Pocket-lint vs a Formula One driver

It’s the in-between time right now for Formula One, those select few months where the sport goes quiet and our Sunday television viewing switches to something far less exciting. However, soon the sport will return and no longer will our weekends be spent with Songs of Praise sat playing in the background.

Or perhaps not, as Formula One is due to make a major televisual shift, no longer being covered by the BBC entirely but getting its own dedicated channel on Sky. With the announcement that this channel is also going to be coming to Virgin Media, we couldn’t wait for the season to start much longer. So what did we do to get our Formula One fix? Simple… we raced one of the drivers.

The track

Thanks to the rather nifty sponsorship deal between Medion (who put on the event with its Erazer computers) and last season’s Force India driver Adrian Sutil, Pocket-lint managed to pit itself head to head against the current world number 9. Us being a technology site, we naturally had some gadgetry on hand to record the whole event, so we stuck a GoPro on his helmet and got racing.

The track we raced on was a two-floored affair down in London Bridge. Team Sport’s setup is one of the best in the country and more than enough floor space for us to get a good race on. Spread over 400 metres it features one single long straight, a complex upstairs section and a particularly nasty hairpin that both we and Sutil couldn't always get right.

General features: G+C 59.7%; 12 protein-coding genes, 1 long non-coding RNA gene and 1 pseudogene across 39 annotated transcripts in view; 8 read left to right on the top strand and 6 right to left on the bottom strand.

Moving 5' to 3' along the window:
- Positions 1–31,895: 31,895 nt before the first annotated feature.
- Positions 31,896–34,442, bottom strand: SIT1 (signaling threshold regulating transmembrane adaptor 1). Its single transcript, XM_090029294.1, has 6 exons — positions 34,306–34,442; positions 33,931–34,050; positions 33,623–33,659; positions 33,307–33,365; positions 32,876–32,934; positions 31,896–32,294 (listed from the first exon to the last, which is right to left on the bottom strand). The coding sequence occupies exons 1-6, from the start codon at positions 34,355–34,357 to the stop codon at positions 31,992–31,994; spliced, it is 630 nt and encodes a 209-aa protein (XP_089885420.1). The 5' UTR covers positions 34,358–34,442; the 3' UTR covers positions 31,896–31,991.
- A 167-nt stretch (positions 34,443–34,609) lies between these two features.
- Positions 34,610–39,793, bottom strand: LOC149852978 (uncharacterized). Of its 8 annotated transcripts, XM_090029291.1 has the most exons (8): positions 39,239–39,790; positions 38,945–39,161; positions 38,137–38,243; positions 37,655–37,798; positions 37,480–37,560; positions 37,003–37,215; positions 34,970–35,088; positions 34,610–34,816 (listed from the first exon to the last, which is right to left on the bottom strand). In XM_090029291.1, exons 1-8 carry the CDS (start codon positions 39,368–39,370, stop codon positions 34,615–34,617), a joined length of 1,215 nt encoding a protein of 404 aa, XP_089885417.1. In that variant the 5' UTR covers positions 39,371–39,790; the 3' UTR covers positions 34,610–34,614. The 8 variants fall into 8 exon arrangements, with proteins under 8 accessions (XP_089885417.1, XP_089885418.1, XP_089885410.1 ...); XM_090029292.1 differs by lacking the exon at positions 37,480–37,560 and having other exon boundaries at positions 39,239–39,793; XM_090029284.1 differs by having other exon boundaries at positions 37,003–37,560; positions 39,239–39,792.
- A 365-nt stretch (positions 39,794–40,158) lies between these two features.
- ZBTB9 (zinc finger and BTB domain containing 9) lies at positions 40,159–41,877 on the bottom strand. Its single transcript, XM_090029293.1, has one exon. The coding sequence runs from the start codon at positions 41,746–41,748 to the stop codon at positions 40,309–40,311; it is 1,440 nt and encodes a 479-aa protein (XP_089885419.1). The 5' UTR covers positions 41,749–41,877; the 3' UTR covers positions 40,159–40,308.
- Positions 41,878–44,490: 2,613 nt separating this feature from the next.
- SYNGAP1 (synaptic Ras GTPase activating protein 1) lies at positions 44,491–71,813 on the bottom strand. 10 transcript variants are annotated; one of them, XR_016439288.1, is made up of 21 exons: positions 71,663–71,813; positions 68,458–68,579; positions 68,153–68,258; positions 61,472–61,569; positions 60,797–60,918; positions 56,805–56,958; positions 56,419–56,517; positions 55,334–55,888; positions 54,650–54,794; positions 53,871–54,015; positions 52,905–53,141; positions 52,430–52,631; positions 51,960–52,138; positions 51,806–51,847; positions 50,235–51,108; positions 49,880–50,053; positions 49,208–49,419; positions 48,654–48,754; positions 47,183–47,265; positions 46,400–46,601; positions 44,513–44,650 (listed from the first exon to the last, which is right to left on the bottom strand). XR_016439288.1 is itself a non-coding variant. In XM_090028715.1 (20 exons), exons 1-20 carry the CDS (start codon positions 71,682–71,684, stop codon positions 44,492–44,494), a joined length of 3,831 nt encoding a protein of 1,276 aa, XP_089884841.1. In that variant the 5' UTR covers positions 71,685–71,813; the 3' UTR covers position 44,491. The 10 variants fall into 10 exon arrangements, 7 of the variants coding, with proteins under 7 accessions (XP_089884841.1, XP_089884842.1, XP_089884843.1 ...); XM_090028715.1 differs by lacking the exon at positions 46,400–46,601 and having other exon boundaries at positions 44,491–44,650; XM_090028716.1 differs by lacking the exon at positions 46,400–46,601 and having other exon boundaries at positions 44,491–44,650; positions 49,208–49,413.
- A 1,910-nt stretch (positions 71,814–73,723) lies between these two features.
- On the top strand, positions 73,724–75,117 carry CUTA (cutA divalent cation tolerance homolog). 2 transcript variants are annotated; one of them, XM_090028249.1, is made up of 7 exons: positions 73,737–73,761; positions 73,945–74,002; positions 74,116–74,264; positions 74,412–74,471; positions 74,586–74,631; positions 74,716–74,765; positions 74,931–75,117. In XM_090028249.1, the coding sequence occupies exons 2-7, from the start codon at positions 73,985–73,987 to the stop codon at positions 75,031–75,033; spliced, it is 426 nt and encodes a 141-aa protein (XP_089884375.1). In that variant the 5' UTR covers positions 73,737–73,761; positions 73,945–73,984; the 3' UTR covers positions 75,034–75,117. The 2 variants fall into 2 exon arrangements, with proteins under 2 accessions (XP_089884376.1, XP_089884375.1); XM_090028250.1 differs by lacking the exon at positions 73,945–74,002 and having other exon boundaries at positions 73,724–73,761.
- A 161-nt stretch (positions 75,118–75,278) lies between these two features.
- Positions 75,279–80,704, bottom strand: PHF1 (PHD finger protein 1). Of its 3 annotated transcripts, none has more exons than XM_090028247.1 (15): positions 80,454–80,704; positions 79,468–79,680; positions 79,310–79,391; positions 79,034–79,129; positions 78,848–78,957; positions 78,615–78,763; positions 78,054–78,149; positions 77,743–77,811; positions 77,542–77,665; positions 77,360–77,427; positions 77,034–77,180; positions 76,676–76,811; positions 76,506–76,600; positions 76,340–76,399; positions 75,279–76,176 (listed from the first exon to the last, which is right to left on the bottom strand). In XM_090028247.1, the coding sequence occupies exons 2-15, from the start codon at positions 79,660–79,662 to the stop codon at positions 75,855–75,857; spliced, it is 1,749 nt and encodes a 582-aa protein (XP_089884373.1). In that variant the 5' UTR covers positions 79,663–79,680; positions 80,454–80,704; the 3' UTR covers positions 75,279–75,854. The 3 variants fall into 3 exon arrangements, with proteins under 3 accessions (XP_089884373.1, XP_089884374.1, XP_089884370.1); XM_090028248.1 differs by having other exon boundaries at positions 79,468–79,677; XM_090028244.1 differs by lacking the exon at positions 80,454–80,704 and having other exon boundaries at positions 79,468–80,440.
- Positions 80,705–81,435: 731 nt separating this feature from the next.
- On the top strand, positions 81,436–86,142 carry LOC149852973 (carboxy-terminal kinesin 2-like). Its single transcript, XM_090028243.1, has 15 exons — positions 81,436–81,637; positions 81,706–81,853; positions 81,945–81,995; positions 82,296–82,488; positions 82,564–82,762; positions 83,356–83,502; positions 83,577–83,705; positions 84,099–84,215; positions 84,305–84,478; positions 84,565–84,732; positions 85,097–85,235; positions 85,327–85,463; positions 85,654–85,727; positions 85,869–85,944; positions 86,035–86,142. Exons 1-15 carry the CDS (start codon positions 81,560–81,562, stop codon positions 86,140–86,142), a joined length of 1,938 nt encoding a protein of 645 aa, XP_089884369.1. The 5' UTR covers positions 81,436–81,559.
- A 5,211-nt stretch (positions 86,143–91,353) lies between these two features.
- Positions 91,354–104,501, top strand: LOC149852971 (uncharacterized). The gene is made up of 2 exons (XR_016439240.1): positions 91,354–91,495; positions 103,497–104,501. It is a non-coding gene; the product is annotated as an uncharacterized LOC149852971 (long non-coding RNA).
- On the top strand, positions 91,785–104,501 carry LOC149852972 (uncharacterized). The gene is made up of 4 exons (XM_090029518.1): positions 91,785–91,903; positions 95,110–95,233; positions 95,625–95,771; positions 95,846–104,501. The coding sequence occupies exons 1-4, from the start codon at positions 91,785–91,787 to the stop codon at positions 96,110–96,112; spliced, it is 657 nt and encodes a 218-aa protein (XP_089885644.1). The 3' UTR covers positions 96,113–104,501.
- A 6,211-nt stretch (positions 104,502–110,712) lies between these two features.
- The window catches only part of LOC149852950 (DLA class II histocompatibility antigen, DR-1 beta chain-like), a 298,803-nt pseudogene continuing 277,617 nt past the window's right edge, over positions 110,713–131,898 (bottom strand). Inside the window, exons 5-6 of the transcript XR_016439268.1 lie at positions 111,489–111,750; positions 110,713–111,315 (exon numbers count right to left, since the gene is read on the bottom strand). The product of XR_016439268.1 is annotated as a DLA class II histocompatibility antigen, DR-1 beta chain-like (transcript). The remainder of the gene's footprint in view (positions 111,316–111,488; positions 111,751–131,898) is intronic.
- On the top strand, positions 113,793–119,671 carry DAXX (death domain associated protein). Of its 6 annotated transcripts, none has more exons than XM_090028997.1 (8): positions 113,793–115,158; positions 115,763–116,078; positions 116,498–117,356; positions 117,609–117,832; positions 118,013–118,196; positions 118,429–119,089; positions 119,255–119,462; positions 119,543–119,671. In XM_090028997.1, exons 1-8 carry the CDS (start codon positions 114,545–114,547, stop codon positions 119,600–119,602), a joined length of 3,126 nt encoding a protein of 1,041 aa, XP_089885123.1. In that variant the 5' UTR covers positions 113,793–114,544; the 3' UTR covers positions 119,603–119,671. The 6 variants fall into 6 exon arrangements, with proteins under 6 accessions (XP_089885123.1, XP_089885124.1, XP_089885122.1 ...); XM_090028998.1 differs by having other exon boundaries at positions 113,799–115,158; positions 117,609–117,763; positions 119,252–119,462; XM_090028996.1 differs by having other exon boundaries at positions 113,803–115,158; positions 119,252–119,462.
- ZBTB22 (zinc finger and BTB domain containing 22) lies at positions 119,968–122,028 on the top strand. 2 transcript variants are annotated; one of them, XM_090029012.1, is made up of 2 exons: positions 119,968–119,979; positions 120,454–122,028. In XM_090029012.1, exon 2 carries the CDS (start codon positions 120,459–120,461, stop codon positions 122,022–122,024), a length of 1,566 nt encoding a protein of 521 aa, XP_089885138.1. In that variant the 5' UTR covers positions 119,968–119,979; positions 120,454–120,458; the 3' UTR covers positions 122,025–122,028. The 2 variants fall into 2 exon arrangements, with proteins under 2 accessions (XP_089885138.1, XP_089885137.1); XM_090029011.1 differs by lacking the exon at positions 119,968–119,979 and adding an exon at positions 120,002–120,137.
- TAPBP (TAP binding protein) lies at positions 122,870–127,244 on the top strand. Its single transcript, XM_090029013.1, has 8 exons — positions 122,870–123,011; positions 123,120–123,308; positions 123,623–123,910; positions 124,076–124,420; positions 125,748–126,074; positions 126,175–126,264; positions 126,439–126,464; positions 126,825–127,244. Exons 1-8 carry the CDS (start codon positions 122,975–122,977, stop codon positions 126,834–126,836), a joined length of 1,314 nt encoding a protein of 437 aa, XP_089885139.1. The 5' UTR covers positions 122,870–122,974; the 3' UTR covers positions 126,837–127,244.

This hairpin was to become the passing point for just about everyone in the race as many would overcook things on the straight and spin out. Pocket-lint, admittedly, did give some competitors the odd helping nudge, but this was only if they were far too slow and got in our way.

We found very quickly that any time we gained on the Formula One ace was during the wooded section, either that or by illegally overtaking under a red flag. Either way both seemed to work.

The drivers

Name
Pocket-lint                               Adrian Sutil
Weight
11 Stone                                   11.5 Stone
VIsion
Rubbish eyesight                     The eyes of a German hawk
Qualifications
No driving license                    Number 9 driver in the world
equipment
Fat hands                                 Cool racing gloves

Staring at the back of Sutil’s helmet while waiting to be sent out on track, looking at all the FIA stickers, we realised that we might be about to get utterly thrashed. Judging from Sutil’s pre-race attitude we will be honest, he didn’t seem massively worried. Still, we’d be dammed if Pocket-lint wasn't going to make some sort of an impression on the driver.

Sutil is used to taking on the world’s racing elite, many of whom, himself included, have been driving in go-karts since before they could walk. Getting to a Formula One level of skill is something that only a select few in the world are capable of and requires reactions many times faster than the average human being.

Luckily, hours spent playing games like Dance Central and Wii Sports Resort meant Pocket-lint was also relatively quick in the reaction department. We were also once crowned Bat the Rat champion at our local school fete, which we felt put us in pretty good stead. It didn’t.

The karts